This week I’m finishing up a run of a dozen Benjamin Seaton try squares for friends and customers (sorry, they are all spoken for). Oh, and I’m going to talk about building them on “The Woodwright’s Shop” during a taping on Sunday.
The squares and the material I’m using are quite interesting in my opinion. Also interesting: The stupid mistake I made that led to a little detail about try squares I’d never considered.
The construction details of these squares comes from a must-have book for hand-tool nerds: “The Tool Chest of Benjamin Seaton 2nd Edition,” which is available at Tools for Working Wood and other retailers.
Seaton built three mahogany squares for his chest, and I’m replicating the small one, which has a 15”-long blade and a stock that is about 11” long.
Despite its simple appearance, this square is more challenging to build than the Roubo try square that I can now almost build in my sleep. Though the French square has more flash with its scrolled ends, the Seaton square has complicated joinery and wide chamfers that are tough to get just right.
The blade of the Seaton square is a two-pronged tenon that passes into the stock. The top tenon goes into an open bridle joint on the top of the stock. The lower tenon goes into a 1/4”-wide through-mortise.
The joint has to be bang-on to work. And when you assemble the square, you have to drive the blade in dead straight. Cock it at any angle and the blade splits.
In fact, all three of Seaton’s squares were split at this point – perhaps due to seasonal wood movement; perhaps to the assembly process.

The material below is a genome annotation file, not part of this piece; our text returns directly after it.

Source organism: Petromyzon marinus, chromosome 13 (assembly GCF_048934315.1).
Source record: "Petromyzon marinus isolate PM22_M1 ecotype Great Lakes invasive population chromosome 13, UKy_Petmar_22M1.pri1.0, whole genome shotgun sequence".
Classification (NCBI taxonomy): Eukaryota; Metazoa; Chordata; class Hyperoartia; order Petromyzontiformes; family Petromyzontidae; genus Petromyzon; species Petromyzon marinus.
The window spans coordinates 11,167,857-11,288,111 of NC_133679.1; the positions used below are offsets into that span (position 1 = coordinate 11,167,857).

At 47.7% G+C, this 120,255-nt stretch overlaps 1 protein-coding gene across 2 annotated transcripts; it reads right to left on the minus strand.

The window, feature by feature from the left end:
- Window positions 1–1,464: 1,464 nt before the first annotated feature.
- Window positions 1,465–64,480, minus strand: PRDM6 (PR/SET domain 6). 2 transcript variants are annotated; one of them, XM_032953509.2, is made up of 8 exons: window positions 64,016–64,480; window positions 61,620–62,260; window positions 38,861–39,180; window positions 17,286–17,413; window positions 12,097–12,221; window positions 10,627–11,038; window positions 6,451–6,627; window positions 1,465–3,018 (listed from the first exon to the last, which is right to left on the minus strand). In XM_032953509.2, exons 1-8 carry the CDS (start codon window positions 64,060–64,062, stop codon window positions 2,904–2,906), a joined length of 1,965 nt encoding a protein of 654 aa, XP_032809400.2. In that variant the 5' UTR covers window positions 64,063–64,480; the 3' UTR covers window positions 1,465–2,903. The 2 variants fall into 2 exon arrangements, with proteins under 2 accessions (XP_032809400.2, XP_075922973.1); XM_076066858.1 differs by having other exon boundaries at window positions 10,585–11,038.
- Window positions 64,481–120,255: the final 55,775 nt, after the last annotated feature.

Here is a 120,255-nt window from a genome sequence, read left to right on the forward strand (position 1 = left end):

The first time I built one of these squares in early 2012, I did a dumb thing. The drawings for the square are on the same page of the book as a profile drawing of Seaton’s scriber. At first glance, it looks like the drawing of the scriber is actually a drawing of the blade in plan view.
The reason I was so easily fooled by this gestalt is that the text indicates that the blades of the three squares taper in thickness. So I tapered the blades dramatically – like the taper of the scriber.
I discovered my mistake later, but in the meantime I used the snot out of the square and found that the tapered blade was ideal for hand work. When the square is applied to the edge of a board, the taper tilts the stock slightly so it reads only on the top corner of the board. This is nice if you are dealing with an edge that isn’t perfect or has lumps.
Last year I bought a truckload of old wood from a retiring woodworker. As we were loading up the last of the stock, the woodworker’s wife implored me to take some old table parts that were cluttering up her garage.
They sure didn’t look like much – some busted tops and extension leaves that were covered in many coats of a black finish. I was hot, tired and ready to go home, so I threw the pieces on top of the pile in the truck and headed out.
Earlier this year, I pulled out some of the table parts to use as secondary wood on a campaign chest. The undersides of the pieces were covered with the tell-tale signs of handwork – no machine marks. Lots of sawblade marks from a large circular mill. All the hardware was let in by hand. Knife marks were everywhere. And the edge detail on the leaves was one that hasn’t been popular for a very long time.
Once I planed the finish off the boards, I was totally enchanted. The mahogany was darker, denser and tighter than any I’ve ever laid my hands on. And these boards were 30”-wide planks – not pieced together.
Even more shocking was what the stuff looks like with a little oil on it. It’s gorgeous and purple and dark – much like Seaton’s squares.
I still have two more planks of this stuff, perhaps enough for a small campaign lap desk.
— Christopher Schwarz